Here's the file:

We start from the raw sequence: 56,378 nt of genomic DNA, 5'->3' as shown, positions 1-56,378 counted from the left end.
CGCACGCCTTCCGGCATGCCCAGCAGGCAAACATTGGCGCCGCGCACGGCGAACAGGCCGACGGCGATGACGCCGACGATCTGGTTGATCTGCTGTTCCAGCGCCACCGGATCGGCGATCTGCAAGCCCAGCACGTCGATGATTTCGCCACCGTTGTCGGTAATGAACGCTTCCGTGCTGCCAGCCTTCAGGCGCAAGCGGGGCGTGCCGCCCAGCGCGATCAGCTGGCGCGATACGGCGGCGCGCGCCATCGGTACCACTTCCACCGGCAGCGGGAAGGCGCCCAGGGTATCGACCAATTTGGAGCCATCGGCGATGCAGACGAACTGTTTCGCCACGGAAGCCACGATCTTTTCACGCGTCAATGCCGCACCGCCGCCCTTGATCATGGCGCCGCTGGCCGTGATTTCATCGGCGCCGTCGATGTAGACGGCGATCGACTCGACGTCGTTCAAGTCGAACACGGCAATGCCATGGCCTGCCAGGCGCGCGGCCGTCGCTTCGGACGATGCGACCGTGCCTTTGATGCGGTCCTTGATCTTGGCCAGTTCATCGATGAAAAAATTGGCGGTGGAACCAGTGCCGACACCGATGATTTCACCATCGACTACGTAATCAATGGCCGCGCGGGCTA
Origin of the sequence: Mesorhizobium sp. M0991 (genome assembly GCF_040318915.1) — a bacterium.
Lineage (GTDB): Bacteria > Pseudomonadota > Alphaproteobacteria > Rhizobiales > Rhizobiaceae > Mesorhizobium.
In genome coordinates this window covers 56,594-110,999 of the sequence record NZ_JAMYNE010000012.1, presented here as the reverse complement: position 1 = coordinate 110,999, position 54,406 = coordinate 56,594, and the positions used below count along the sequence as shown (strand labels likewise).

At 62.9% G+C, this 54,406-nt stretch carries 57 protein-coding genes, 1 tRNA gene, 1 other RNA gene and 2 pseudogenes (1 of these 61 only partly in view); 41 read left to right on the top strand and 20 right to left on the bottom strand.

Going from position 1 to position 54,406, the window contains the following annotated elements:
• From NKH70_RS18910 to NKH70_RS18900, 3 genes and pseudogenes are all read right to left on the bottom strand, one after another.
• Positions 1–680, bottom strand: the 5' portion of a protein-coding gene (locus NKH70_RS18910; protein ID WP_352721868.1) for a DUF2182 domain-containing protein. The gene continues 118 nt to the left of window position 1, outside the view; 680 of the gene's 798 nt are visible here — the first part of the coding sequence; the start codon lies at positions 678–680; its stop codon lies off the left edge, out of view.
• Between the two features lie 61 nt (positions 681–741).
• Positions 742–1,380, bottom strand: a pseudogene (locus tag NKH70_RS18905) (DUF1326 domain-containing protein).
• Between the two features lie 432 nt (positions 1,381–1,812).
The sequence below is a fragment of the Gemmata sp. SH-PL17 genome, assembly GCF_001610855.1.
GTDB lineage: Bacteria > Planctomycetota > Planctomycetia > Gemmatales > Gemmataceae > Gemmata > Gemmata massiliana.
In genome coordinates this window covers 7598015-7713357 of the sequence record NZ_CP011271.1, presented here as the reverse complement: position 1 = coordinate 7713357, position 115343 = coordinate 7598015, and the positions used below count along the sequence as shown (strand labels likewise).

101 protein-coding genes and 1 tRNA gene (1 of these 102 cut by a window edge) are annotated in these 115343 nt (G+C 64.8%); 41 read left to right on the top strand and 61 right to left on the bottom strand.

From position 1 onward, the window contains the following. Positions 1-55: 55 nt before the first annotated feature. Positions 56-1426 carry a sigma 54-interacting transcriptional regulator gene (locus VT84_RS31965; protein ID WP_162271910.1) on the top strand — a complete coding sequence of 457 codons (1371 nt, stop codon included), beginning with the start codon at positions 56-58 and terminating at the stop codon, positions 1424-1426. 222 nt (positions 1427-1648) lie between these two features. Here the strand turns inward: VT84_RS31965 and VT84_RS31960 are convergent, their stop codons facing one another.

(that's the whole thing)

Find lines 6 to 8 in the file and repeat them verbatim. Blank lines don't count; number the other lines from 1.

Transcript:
At 62.9% G+C, this 54,406-nt stretch carries 57 protein-coding genes, 1 tRNA gene, 1 other RNA gene and 2 pseudogenes (1 of these 61 only partly in view); 41 read left to right on the top strand and 20 right to left on the bottom strand.

Going from position 1 to position 54,406, the window contains the following annotated elements:
• From NKH70_RS18910 to NKH70_RS18900, 3 genes and pseudogenes are all read right to left on the bottom strand, one after another.